ASHTON: Well, the previous year, 1857, Parliament had after many years of trying passed a divorce act which made divorce somewhat easier than it had been before. Divorce before the 1857 act was well nigh impossible unless you had a great deal of time and money on your side. And of course, for women it was actually not possible at all. It was during our hot summer that some of the most interesting and difficult cases came to the court, to the new divorce court. And of course, this was avidly followed by the reading public, and also by some of my famous people because Dickens feared for half a moment in that summer that his wife might try to divorce him on the grounds of adultery with her sister.

SIEGEL: Did Dickens actually come close to giving up writing novels in that year, in 1858? He devoted himself to a new - he had a new career which was publicly acting out his novels, becoming a public speaker.

ASHTON: Yes, he did that. And he certainly - for the first year since he started writing novels, he was writing no novel at all during the whole of 1858. But what he did do was he escaped the heat in both senses in July, August 1858 and went off on a very successful reading tour. And he went night after night, day after day. He gave performances from his novels, which he really acted out in every way. And of course, he later came and did the same thing in America.

SIEGEL: For you it seems the heat and the stench were what these literary, scientific and political circles of London in 1858 that you're writing about - this is what they all had in common. They were all inhabiting this environment. And from time to time, they remark on the discomfort they're experiencing.

ASHTON: Yes, they do, Disraeli a lot because he's the one that's trying to get the act through which will actually do something about the stink. And of course, there's the famous moment - very famous in sanitation history, I suppose - when on the 30 of June a valiant committee of MPs, members of Parliament, had to rush from its committee room with handkerchiefs pressed to their noses because, of course, the Thames was washing to and fro along the walls of the Houses of Parliament. And of course, the newspapers took this up with glee - serves them right. If they won't do anything, they'll finally have to do something because they can't do their job with this stink going on underneath their collective nose.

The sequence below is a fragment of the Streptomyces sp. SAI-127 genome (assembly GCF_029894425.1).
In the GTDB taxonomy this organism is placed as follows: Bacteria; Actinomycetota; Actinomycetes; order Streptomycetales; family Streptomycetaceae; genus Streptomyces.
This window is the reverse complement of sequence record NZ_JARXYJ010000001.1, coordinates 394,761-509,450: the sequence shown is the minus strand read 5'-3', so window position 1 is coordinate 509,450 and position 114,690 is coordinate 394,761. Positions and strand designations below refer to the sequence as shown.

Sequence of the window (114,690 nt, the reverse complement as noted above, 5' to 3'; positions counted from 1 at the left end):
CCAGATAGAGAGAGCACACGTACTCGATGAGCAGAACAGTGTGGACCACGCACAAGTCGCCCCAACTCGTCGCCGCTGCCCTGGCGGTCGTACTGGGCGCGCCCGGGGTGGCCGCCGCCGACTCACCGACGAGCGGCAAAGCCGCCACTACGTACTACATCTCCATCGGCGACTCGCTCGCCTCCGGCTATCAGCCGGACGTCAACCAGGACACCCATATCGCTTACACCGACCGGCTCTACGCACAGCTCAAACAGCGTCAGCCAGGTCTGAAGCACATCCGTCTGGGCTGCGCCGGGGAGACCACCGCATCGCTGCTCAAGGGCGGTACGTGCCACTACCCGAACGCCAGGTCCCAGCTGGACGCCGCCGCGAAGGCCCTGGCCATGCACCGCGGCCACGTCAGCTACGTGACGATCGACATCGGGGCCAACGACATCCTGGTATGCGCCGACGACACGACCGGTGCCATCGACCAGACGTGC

SIEGEL: It seems that in 1858 in London you've found a moment that's kind of on a knife's edge between modernity and medieval Britain. The world's biggest ocean liner has been built, but it's so big it can barely get out of the Thames and there are no ports big enough for it. Darwin's about to publish his theory of evolution, but he's very reluctant to do it because he's afraid of what the reaction from religious people will be to it. Dr. John Snow had discovered a few years earlier that waterborne germs could cause cholera, but no one accepted his findings. So there's a great deal of the future that we see on the horizon at least and the world isn't quite ready for it yet. London is still stuck in the past, it seems.

ASHTON: That's right. And that's actually why I chose the year 1858 or the summer of that year. If you look very closely, close and deep, really, at a short period of time in 1858, you hear Darwin - I mean, his great shock then was that he got a letter from his fellow naturalist, Alfred Russel Wallace, who was out in the field working away in the Malay Archipelago. And there in eight pages is Darwin's own theory of evolution by natural selection, which was the very mechanism that Darwin was - had found.

And Darwin had been working on it for 20 years but was very anxious to keep on getting more and more evidence and not to rush into publication partly because he knew that religious figures would get upset. And his wife was devout, and he was very anxious not to upset her. But what it did do was it galvanized him because instead of him taking another four or five years and writing a book four or five times as long as "Origin Of Species," he was fortunately forced into getting on with it and finishing it in one fairly brief volume and publishing it in 1859. So 1858 really is kind of the cradle for that.

SIEGEL: Rosemary Ashton, author of "One Hot Summer: Dickens, Darwin, Disraeli, And The Great Stink Of 1858." Thank you.

ASHTON: It's a pleasure.

(SOUNDBITE OF FUNKADELIC SONG, "CAN YOU GET TO THAT")